Syracuse Basketball: Key storylines to watch as 2022-23 term gets going

Syracuse basketball (Mandatory Credit: Rich Barnes-USA TODAY Sports)
Syracuse basketball (Mandatory Credit: Rich Barnes-USA TODAY Sports) /

Syracuse basketball is back, my friends! The Orange looks to rebound after a disappointing 16-17 mark a stanza ago, and with the ‘Cuse football team stuck in a three-game losing streak, I’m hopeful that Syracuse basketball can bring some joy to a frustrated fan base.

The Orange, this Monday night beginning at 8 pm from the JMA Wireless Dome, will commence its 2022-23 term by hosting Patriot League member Lehigh.

The ‘Cuse has, on paper at least, what appears to be a less daunting non-conference slate than in 2021-22, and overall I think that the team’s full 2022-23 schedule is fairly favorable.

That’s critical for a Syracuse basketball roster that is vastly remade, with several veteran returnees but also a six-member 2022 recruiting class and a young big-man transfer.

Some things to watch as Syracuse basketball starts its 2022-23 regular season.

Starting rotation
In the Orange’s two exhibition games, the starting five consisted of freshman point guard Judah Mintz, senior shooting guard Joe Girard III, sophomore forward Benny Williams, freshman forward Chris Bell, and senior center Jesse Edwards.

I’d imagine this might be the starting rotation for head coach Jim Boeheim against Lehigh, but I absolutely could see different starting rotations in the future, particularly as it relates to the freshmen.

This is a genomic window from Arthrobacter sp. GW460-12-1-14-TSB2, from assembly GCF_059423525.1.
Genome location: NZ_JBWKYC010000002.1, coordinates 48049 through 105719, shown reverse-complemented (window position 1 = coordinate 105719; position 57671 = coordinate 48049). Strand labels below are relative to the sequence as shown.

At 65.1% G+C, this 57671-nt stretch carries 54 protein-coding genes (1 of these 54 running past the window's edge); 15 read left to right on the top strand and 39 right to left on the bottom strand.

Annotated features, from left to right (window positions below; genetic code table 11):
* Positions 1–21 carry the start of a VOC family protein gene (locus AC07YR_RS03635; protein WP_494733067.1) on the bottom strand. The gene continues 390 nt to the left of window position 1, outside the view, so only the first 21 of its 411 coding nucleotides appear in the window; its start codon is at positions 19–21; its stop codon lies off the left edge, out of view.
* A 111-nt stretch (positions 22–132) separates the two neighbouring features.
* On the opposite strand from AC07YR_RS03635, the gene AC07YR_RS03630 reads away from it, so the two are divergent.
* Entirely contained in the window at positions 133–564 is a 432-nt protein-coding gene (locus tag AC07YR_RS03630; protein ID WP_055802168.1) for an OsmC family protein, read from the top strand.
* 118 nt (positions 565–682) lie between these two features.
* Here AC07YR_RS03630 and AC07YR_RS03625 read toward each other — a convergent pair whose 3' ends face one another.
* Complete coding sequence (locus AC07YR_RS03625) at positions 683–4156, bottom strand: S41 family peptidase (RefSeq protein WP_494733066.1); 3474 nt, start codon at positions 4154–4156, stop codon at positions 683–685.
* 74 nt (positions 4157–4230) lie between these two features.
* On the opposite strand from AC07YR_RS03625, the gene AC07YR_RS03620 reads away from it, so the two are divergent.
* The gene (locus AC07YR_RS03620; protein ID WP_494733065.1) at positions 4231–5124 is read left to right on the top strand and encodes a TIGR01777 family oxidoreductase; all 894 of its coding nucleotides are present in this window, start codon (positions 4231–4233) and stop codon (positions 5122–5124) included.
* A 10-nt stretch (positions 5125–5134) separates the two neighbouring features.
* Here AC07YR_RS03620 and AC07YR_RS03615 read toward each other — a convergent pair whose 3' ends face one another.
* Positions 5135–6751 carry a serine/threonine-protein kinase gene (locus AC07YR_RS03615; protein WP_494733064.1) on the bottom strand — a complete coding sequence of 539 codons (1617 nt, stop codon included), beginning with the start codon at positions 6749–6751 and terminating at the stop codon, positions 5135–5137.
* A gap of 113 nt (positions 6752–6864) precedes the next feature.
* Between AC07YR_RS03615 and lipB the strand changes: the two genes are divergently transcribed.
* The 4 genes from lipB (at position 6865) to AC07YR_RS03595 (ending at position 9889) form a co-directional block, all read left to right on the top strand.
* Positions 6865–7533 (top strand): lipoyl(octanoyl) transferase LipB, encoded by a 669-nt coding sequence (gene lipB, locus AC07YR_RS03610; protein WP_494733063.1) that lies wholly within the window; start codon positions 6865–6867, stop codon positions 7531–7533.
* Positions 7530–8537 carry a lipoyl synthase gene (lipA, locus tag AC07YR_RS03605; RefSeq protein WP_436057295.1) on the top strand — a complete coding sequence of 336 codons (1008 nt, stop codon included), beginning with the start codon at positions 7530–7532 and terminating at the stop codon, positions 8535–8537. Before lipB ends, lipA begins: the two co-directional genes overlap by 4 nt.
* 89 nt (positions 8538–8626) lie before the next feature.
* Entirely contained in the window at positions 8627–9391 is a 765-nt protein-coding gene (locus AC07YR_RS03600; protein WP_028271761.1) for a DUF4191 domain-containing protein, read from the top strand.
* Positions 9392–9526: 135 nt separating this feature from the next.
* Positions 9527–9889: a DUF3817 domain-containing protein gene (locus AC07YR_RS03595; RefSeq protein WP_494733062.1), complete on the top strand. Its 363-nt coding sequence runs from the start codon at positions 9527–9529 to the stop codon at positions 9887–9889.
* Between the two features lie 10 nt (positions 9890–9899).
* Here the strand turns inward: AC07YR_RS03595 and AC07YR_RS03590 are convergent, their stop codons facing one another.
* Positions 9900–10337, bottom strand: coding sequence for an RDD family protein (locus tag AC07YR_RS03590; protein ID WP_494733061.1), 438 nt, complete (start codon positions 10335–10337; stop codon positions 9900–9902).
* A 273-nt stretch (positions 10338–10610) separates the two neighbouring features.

Top reserves
If the five players we just mentioned are the starters, who are the first reserves coming onto the floor from the bench? I can think of a couple of options for Boeheim.

Freshman wing Justin Taylor, senior guard Symir Torrence, freshman guard/wing Quadir Copeland and freshman forward Maliq Brown all appear quite capable of getting solid minutes.

How deep will Boeheim go in his bench?
Last Tuesday, when Syracuse basketball looked pretty bad in the second half of its exhibition game versus Division II Southern New Hampshire, Boeheim gave minutes to all 12 scholarship players at one point or another in this contest.

Obviously, Boeheim isn’t going to regularly play 12 guys. In recent years, he’s often relied on six to seven players. Could he go longer with his bench this season, perhaps to eight or nine guys? I could envision that happening.

Zone versus man-to-man
Ah, the often-asked question as to whether Boeheim will utilize some man-to-man defense. He did in the Orange’s two exhibition games, and given the athleticism of this stanza’s roster, I could see JB rolling out some man defense here and there.

That being said, I still anticipate that the squad’s primary defense in 2022-23 will be some iteration of the zone.

Calling 3-point shooters
It’s no secret that in 2021-22, the ‘Cuse mightily struggled on defense. But that team could shoot quite well from beyond the perimeter, and replacing the 3-point production of Buddy Boeheim, Jimmy Boeheim and Cole Swider is no easy task.